This time it’s so much more relaxed, she gets a bit of what we’re eating and if most of it goes on the floor/in her hair so be it, she is loving exploring food and we find it hilarious too!

I have been reading the Gill Ripley book about BLW (generally considered the leading voice on the subject) and following the advice about what to do. There is also this fantastic website which has these handy hints for getting started:

  1. Have a good trawl on the internet for blogs, info and in particular video clips of BLW babies. Seeing little tiny 6-month-old babies demolishing their food and hearing the gasps of admiration from the proud parent behind the camera (and by parent I mean Dad. It’s always the Dad), will do your confidence the power of good.
  2. Next, forget ‘baby food’. Food’s food, as long as you’re not adding salt. To start off with, think chip-sized because it’s an easy shape for little 6-month-olds to grip, but you’ll soon move on to smaller pieces as it’s more interesting for a child developing a pincer grip.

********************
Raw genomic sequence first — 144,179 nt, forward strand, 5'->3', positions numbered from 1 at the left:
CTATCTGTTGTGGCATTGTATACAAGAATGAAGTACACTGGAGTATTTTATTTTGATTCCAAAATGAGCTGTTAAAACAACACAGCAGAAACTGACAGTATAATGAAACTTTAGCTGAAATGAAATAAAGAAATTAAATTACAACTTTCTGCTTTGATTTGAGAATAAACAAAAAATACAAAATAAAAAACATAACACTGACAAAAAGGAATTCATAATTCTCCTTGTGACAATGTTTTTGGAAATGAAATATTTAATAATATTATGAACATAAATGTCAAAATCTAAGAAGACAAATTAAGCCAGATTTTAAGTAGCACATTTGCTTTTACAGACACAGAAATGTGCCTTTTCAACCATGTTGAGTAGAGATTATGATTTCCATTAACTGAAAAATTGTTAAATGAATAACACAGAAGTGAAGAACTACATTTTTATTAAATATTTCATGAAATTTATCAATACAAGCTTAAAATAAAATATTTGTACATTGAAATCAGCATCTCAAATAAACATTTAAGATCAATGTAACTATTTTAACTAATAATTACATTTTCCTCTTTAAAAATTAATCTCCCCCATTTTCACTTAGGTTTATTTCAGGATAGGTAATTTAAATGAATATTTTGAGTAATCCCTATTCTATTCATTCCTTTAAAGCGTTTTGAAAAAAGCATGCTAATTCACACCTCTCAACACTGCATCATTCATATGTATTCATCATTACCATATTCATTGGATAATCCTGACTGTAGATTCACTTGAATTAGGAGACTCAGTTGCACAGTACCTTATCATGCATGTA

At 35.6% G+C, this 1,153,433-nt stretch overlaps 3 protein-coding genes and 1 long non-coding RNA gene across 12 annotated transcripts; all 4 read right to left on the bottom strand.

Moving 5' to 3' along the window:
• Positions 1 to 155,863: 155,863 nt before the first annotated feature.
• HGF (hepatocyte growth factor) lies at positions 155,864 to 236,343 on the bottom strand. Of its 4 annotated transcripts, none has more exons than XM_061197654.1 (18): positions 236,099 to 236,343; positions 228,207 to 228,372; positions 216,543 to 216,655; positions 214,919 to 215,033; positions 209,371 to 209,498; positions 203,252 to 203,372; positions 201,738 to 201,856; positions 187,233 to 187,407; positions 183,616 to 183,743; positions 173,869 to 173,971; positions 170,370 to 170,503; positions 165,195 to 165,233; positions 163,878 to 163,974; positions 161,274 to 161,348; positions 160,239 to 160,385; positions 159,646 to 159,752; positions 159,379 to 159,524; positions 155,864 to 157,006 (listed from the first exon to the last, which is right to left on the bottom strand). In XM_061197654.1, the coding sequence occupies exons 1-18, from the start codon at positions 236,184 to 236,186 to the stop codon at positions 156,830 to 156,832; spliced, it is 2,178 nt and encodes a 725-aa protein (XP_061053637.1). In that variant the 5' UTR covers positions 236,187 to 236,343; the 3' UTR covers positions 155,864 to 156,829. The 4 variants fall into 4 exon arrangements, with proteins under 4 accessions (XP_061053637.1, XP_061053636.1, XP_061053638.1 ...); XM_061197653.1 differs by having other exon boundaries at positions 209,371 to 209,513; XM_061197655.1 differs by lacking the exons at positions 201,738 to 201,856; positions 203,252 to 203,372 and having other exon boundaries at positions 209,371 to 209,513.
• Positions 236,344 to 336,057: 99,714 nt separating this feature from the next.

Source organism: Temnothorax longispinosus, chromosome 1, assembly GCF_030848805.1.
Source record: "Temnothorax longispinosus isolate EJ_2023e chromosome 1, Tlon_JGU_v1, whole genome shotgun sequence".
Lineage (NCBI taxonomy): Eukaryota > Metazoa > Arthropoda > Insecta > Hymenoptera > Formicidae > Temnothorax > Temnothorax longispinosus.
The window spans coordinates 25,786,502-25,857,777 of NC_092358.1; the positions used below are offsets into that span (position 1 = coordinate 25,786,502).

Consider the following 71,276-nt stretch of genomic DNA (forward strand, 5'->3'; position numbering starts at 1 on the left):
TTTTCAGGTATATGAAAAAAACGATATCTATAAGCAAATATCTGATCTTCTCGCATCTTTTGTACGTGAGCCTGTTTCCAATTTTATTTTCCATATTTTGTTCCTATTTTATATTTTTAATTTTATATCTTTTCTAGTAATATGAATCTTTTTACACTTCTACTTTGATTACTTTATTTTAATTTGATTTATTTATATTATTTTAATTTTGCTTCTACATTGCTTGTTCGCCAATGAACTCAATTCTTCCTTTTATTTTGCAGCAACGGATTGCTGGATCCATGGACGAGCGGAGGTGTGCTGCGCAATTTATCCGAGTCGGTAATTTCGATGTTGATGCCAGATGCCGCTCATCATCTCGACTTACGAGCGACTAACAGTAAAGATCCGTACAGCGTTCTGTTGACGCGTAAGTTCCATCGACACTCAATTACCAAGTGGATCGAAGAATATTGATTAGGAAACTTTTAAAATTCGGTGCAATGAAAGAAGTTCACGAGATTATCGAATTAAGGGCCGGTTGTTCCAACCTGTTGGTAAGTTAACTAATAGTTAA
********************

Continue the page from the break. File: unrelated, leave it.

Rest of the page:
3. As a first food most people steam carrots (to about the degree that they can be smushed ‘twixt your thumb and finger), cut up cucumbers, make toast fingers or crinkle cut bits of mango, that sort of thing, but remember if there’s no reason whatsoever why your baby can’t have a pile of Spaghetti Bolognese or mashed potato to dig into if that’s what the rest of the family is having.
  4. No bowls, they’re just asking to be flung heavenwards. Put the food on the highchair tray or table and remember, it’s all a learning experience for the baby at this point. They really don’t care whether the experience is ‘oooooh, mango is in my mouth’ or ‘ooooooh, a bowl is flying across the room’.